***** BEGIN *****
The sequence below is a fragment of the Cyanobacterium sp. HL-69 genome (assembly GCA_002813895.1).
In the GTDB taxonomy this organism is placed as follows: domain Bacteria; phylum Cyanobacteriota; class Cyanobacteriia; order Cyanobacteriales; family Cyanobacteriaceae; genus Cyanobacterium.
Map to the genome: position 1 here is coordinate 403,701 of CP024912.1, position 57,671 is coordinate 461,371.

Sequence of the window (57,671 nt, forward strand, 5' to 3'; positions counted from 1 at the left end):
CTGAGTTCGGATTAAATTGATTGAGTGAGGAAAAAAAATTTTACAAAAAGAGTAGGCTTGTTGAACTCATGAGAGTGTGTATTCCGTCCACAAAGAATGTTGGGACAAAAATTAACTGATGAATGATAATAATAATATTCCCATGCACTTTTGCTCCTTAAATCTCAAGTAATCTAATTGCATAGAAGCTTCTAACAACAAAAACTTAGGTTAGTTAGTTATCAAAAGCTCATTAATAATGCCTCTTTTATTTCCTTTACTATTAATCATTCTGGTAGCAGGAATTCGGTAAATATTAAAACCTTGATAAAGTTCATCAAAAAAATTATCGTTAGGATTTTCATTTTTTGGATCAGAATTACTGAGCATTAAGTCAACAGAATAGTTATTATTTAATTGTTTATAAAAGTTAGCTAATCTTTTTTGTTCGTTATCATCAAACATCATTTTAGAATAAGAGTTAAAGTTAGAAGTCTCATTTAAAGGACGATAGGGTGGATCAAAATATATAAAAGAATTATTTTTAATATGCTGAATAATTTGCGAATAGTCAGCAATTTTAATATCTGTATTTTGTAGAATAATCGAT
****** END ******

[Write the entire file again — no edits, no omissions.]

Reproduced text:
The sequence below is a fragment of the Cyanobacterium sp. HL-69 genome (assembly GCA_002813895.1).
In the GTDB taxonomy this organism is placed as follows: domain Bacteria; phylum Cyanobacteriota; class Cyanobacteriia; order Cyanobacteriales; family Cyanobacteriaceae; genus Cyanobacterium.
Map to the genome: position 1 here is coordinate 403,701 of CP024912.1, position 57,671 is coordinate 461,371.

Sequence of the window (57,671 nt, forward strand, 5' to 3'; positions counted from 1 at the left end):
CTGAGTTCGGATTAAATTGATTGAGTGAGGAAAAAAAATTTTACAAAAAGAGTAGGCTTGTTGAACTCATGAGAGTGTGTATTCCGTCCACAAAGAATGTTGGGACAAAAATTAACTGATGAATGATAATAATAATATTCCCATGCACTTTTGCTCCTTAAATCTCAAGTAATCTAATTGCATAGAAGCTTCTAACAACAAAAACTTAGGTTAGTTAGTTATCAAAAGCTCATTAATAATGCCTCTTTTATTTCCTTTACTATTAATCATTCTGGTAGCAGGAATTCGGTAAATATTAAAACCTTGATAAAGTTCATCAAAAAAATTATCGTTAGGATTTTCATTTTTTGGATCAGAATTACTGAGCATTAAGTCAACAGAATAGTTATTATTTAATTGTTTATAAAAGTTAGCTAATCTTTTTTGTTCGTTATCATCAAACATCATTTTAGAATAAGAGTTAAAGTTAGAAGTCTCATTTAAAGGACGATAGGGTGGATCAAAATATATAAAAGAATTATTTTTAATATGCTGAATAATTTGCGAATAGTCAGCAATTTTAATATCTGTATTTTGTAGAATAATCGAT